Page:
“Black Sea” Goes Deep and Dark

By Ryan Anderson (@randerson_ryan)

Black Sea,” released earlier this year, is a resolutely old-fashioned thriller that hearkens back to the many quality submarine films of the past and adroitly adds tenets of “The Treasure of the Sierra Madre.”

The setup is cleverly simple. Robinson (Jude Law) has spent his life on subs, both as a member of the British Navy and as a leader of salvage crews, but he’s unceremoniously sacked by his company; he’s told he’s redundant in their modern corporate culture. Depressed, he goes to drown his sorrows in a nearby pub, where a friend informs him of a get-rich scheme. Apparently, there’s a sunken German submarine in the Black Sea with millions in Nazi gold just waiting to be plucked by a crew with the will and the ability.

Robinson rounds up a rough crew of sailors who are just as down on their luck as he; the crew is half Russian and half British, which immediately leads to enmity and distrust. And, when Robinson informs them each man gets an equal share of however much gold they recover, slowly the men begin to work the math–the fewer men onboard, the larger my share. Some of these rogues even begin plotting the untimely demise of their fellow crew members. The corrosive effects of greed added to the psychological travails of being locked in a tiny, dilapidated sub deep under the sea lead to problems, as one might surmise.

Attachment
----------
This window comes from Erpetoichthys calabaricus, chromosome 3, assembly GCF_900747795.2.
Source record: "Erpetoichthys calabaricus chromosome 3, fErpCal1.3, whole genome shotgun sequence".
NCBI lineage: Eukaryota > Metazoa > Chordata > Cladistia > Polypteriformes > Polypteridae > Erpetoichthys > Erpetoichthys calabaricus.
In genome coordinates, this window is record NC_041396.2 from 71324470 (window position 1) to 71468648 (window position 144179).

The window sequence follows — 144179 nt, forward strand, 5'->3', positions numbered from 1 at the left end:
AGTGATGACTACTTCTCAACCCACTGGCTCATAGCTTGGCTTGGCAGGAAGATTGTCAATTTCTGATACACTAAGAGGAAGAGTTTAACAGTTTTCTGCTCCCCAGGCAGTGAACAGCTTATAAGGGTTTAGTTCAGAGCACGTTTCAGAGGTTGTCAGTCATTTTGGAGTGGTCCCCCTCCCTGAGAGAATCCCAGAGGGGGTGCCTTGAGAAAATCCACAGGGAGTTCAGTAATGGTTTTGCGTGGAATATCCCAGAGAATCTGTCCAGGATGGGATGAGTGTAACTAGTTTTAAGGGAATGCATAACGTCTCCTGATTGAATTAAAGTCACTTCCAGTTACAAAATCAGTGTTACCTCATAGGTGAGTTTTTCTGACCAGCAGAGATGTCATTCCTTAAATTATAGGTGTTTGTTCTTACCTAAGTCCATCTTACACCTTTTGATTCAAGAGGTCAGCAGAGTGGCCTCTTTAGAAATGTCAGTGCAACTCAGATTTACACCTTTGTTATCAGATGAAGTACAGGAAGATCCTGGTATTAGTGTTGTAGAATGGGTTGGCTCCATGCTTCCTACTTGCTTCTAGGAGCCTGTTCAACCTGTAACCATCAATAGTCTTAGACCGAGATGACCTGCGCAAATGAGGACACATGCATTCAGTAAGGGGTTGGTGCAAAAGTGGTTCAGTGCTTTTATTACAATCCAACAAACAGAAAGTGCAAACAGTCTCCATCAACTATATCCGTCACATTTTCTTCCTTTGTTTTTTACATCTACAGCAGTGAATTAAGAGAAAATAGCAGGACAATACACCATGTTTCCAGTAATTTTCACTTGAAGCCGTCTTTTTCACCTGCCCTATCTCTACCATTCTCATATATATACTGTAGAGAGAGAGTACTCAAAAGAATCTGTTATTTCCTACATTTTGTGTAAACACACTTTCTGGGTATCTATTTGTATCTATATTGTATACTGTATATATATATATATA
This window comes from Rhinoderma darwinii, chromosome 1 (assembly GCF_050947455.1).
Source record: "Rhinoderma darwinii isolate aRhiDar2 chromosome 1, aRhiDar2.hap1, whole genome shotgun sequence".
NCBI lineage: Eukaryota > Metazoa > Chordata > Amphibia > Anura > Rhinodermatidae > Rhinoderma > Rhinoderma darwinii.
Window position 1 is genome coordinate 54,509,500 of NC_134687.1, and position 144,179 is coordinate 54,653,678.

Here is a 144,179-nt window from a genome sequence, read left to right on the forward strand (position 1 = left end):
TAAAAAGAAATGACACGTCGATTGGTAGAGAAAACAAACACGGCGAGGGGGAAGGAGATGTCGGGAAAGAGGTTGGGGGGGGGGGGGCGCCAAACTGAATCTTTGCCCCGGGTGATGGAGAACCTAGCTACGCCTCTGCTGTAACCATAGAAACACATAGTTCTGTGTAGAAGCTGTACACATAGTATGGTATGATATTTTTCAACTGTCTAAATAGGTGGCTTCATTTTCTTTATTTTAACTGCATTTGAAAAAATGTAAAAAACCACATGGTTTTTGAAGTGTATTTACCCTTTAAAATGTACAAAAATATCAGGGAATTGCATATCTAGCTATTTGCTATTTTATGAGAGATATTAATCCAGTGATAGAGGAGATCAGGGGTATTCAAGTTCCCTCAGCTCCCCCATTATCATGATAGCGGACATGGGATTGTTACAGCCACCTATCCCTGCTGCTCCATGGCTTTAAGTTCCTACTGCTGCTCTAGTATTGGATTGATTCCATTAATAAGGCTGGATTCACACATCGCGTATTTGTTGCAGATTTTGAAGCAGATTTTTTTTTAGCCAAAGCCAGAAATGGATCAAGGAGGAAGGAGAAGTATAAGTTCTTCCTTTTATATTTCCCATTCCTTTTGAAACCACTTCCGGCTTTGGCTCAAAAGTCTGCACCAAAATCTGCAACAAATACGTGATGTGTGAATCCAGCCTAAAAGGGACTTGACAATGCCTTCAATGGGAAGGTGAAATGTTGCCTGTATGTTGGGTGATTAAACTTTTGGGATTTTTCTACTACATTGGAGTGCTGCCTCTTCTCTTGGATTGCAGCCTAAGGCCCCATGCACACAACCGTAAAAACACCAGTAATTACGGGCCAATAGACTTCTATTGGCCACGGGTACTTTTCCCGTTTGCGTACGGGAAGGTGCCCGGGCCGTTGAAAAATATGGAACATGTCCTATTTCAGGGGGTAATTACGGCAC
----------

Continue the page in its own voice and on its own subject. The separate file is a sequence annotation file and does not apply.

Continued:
Movies, like “Das Boot,” “Crimson Tide,” “The Hunt for Red October,” and “K-19: The Widowmaker,” are set on subs because of the inherent drama. It’s a dangerous work environment, to say the least, and everyone is in close quarters. It’s almost impossible not to have tension, and “Black Sea” is certainly taught.

In addition to being about greed, obsession, and risk, “Black Sea” is also about fathers and sons. Robinson’s wife left him, taking their son, for a wealthier man, which embittered Robinson, and he consequently takes a novice, 18-year-old crew member under his wing, acting as a surrogate father.

“Black Sea” is the latest effort from Kevin Macdonald, most famous for directing “The Last King of Scotland,” which won Forest Whitaker an Academy Award for best actor, and Macdonald gets a tremendous lead performance out of Law, as well sterling supporting work from character actors like Scoot McNairy, Ben Mendelsohn, and David Threlfall.

“Black Sea” earns a 60, plus, grade on the 20-80 scale, serving as the latest entry in the strong canon of submarine movies.

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